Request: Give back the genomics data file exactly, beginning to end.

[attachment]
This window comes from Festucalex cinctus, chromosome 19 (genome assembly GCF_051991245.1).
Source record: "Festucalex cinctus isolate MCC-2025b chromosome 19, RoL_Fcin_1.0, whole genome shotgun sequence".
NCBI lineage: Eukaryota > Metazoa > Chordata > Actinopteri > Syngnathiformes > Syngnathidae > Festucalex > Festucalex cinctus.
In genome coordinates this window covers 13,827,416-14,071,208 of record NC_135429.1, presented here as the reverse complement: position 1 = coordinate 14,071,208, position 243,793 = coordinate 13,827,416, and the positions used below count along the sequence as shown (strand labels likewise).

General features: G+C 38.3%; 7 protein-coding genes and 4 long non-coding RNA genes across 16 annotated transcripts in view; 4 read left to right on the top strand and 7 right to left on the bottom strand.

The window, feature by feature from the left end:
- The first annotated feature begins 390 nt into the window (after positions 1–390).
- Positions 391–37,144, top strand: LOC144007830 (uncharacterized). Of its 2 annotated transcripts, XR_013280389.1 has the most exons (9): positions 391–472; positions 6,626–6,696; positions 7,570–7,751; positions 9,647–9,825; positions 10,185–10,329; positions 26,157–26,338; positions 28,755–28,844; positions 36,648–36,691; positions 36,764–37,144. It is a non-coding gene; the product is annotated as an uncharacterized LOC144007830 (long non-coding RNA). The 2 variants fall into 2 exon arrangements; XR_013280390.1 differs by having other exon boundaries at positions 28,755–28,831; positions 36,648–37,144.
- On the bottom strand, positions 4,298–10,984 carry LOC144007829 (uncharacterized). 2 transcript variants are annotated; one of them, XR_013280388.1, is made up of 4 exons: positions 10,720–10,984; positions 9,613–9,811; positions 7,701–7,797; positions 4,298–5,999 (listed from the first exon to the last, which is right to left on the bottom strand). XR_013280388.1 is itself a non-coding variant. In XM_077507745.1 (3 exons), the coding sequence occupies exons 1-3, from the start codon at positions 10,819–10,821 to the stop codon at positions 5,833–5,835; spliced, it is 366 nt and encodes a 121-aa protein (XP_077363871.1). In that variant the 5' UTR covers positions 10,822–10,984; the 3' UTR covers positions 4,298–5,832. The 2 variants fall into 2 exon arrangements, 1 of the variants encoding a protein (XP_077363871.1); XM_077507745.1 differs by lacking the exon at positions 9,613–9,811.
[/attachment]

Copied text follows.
This window comes from Festucalex cinctus, chromosome 19 (genome assembly GCF_051991245.1).
Source record: "Festucalex cinctus isolate MCC-2025b chromosome 19, RoL_Fcin_1.0, whole genome shotgun sequence".
NCBI lineage: Eukaryota > Metazoa > Chordata > Actinopteri > Syngnathiformes > Syngnathidae > Festucalex > Festucalex cinctus.
In genome coordinates this window covers 13,827,416-14,071,208 of record NC_135429.1, presented here as the reverse complement: position 1 = coordinate 14,071,208, position 243,793 = coordinate 13,827,416, and the positions used below count along the sequence as shown (strand labels likewise).

General features: G+C 38.3%; 7 protein-coding genes and 4 long non-coding RNA genes across 16 annotated transcripts in view; 4 read left to right on the top strand and 7 right to left on the bottom strand.

The window, feature by feature from the left end:
- The first annotated feature begins 390 nt into the window (after positions 1–390).
- Positions 391–37,144, top strand: LOC144007830 (uncharacterized). Of its 2 annotated transcripts, XR_013280389.1 has the most exons (9): positions 391–472; positions 6,626–6,696; positions 7,570–7,751; positions 9,647–9,825; positions 10,185–10,329; positions 26,157–26,338; positions 28,755–28,844; positions 36,648–36,691; positions 36,764–37,144. It is a non-coding gene; the product is annotated as an uncharacterized LOC144007830 (long non-coding RNA). The 2 variants fall into 2 exon arrangements; XR_013280390.1 differs by having other exon boundaries at positions 28,755–28,831; positions 36,648–37,144.
- On the bottom strand, positions 4,298–10,984 carry LOC144007829 (uncharacterized). 2 transcript variants are annotated; one of them, XR_013280388.1, is made up of 4 exons: positions 10,720–10,984; positions 9,613–9,811; positions 7,701–7,797; positions 4,298–5,999 (listed from the first exon to the last, which is right to left on the bottom strand). XR_013280388.1 is itself a non-coding variant. In XM_077507745.1 (3 exons), the coding sequence occupies exons 1-3, from the start codon at positions 10,819–10,821 to the stop codon at positions 5,833–5,835; spliced, it is 366 nt and encodes a 121-aa protein (XP_077363871.1). In that variant the 5' UTR covers positions 10,822–10,984; the 3' UTR covers positions 4,298–5,832. The 2 variants fall into 2 exon arrangements, 1 of the variants encoding a protein (XP_077363871.1); XM_077507745.1 differs by lacking the exon at positions 9,613–9,811.